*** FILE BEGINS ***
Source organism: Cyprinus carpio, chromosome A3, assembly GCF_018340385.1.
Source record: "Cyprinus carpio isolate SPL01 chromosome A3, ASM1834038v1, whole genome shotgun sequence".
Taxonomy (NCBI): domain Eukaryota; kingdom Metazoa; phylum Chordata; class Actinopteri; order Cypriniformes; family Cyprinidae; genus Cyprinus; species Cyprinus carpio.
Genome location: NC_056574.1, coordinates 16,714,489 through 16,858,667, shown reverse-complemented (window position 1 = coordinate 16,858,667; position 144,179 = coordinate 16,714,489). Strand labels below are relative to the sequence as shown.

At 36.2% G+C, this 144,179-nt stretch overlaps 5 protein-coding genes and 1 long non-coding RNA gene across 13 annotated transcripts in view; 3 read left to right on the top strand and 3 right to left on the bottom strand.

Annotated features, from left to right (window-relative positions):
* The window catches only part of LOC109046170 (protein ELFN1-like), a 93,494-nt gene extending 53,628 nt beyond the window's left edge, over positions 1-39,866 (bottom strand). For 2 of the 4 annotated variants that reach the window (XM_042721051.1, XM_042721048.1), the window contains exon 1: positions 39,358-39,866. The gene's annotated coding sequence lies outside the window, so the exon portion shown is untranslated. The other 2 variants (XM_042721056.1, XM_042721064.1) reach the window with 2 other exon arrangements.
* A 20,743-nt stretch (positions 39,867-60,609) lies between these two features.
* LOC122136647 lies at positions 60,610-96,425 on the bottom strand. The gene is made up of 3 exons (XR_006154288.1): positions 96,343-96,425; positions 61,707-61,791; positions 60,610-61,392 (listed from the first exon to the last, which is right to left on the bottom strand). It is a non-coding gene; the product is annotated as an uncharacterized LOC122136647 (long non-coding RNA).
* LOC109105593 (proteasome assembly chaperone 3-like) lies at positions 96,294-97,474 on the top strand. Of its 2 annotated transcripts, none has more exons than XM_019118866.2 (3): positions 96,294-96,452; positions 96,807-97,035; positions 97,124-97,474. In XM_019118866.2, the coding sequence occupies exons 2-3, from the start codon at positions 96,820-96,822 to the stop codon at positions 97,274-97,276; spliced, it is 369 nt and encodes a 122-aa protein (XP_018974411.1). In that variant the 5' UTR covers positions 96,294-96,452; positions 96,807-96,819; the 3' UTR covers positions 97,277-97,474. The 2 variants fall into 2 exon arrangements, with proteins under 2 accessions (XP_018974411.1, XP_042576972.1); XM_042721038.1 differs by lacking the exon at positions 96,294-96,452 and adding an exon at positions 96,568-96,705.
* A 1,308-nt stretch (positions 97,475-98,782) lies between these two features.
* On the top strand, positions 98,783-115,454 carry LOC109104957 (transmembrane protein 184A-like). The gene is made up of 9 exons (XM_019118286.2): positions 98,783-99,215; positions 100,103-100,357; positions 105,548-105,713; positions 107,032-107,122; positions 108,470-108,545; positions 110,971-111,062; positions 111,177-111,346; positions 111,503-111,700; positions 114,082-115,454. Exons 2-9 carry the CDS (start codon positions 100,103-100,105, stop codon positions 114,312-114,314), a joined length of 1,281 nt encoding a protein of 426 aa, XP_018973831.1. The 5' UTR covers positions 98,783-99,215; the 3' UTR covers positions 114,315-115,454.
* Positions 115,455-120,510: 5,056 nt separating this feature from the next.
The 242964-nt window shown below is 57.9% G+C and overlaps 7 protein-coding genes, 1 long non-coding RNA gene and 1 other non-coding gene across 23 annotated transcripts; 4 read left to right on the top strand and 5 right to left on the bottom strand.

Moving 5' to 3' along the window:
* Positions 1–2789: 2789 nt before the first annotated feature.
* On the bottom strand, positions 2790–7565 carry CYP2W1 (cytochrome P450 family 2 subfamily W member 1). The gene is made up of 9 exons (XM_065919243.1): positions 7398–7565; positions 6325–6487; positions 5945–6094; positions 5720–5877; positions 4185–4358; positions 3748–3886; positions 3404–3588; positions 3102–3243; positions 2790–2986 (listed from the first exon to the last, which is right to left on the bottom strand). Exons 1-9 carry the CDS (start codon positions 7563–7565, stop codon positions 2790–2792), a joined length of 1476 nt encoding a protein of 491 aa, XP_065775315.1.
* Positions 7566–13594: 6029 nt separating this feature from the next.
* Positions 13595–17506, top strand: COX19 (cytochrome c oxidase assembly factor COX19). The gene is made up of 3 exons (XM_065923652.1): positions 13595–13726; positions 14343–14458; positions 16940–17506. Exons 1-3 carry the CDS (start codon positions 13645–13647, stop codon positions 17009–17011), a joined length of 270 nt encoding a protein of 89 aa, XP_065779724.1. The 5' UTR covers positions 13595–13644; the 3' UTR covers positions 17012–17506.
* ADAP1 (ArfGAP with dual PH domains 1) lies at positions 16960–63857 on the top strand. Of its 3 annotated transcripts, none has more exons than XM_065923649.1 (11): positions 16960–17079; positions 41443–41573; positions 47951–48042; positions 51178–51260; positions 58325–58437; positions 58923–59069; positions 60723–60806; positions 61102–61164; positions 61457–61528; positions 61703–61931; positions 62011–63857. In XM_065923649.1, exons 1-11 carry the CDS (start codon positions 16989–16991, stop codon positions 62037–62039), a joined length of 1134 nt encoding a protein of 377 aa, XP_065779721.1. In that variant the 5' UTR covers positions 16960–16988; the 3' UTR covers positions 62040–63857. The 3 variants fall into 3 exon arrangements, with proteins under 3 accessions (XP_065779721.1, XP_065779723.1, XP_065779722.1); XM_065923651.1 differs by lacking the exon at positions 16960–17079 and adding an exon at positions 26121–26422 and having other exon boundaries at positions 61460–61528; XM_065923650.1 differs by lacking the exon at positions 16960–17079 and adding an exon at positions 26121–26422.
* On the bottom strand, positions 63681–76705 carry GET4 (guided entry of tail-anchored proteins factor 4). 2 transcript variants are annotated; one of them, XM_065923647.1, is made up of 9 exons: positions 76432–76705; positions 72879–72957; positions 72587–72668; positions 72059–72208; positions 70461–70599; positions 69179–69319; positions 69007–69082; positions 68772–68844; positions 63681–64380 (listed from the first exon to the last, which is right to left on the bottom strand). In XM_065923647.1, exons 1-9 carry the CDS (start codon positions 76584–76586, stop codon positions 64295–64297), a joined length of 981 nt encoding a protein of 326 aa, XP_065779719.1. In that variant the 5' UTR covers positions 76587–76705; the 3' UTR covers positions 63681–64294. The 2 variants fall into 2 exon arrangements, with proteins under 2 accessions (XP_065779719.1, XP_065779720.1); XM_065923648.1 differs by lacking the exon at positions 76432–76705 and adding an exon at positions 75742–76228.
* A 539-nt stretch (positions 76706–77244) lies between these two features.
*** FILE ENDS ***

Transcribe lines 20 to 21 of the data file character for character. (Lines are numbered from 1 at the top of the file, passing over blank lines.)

* ADAP1 (ArfGAP with dual PH domains 1) lies at positions 16960–63857 on the top strand. Of its 3 annotated transcripts, none has more exons than XM_065923649.1 (11): positions 16960–17079; positions 41443–41573; positions 47951–48042; positions 51178–51260; positions 58325–58437; positions 58923–59069; positions 60723–60806; positions 61102–61164; positions 61457–61528; positions 61703–61931; positions 62011–63857. In XM_065923649.1, exons 1-11 carry the CDS (start codon positions 16989–16991, stop codon positions 62037–62039), a joined length of 1134 nt encoding a protein of 377 aa, XP_065779721.1. In that variant the 5' UTR covers positions 16960–16988; the 3' UTR covers positions 62040–63857. The 3 variants fall into 3 exon arrangements, with proteins under 3 accessions (XP_065779721.1, XP_065779723.1, XP_065779722.1); XM_065923651.1 differs by lacking the exon at positions 16960–17079 and adding an exon at positions 26121–26422 and having other exon boundaries at positions 61460–61528; XM_065923650.1 differs by lacking the exon at positions 16960–17079 and adding an exon at positions 26121–26422.
* On the bottom strand, positions 63681–76705 carry GET4 (guided entry of tail-anchored proteins factor 4). 2 transcript variants are annotated; one of them, XM_065923647.1, is made up of 9 exons: positions 76432–76705; positions 72879–72957; positions 72587–72668; positions 72059–72208; positions 70461–70599; positions 69179–69319; positions 69007–69082; positions 68772–68844; positions 63681–64380 (listed from the first exon to the last, which is right to left on the bottom strand). In XM_065923647.1, exons 1-9 carry the CDS (start codon positions 76584–76586, stop codon positions 64295–64297), a joined length of 981 nt encoding a protein of 326 aa, XP_065779719.1. In that variant the 5' UTR covers positions 76587–76705; the 3' UTR covers positions 63681–64294. The 2 variants fall into 2 exon arrangements, with proteins under 2 accessions (XP_065779719.1, XP_065779720.1); XM_065923648.1 differs by lacking the exon at positions 76432–76705 and adding an exon at positions 75742–76228.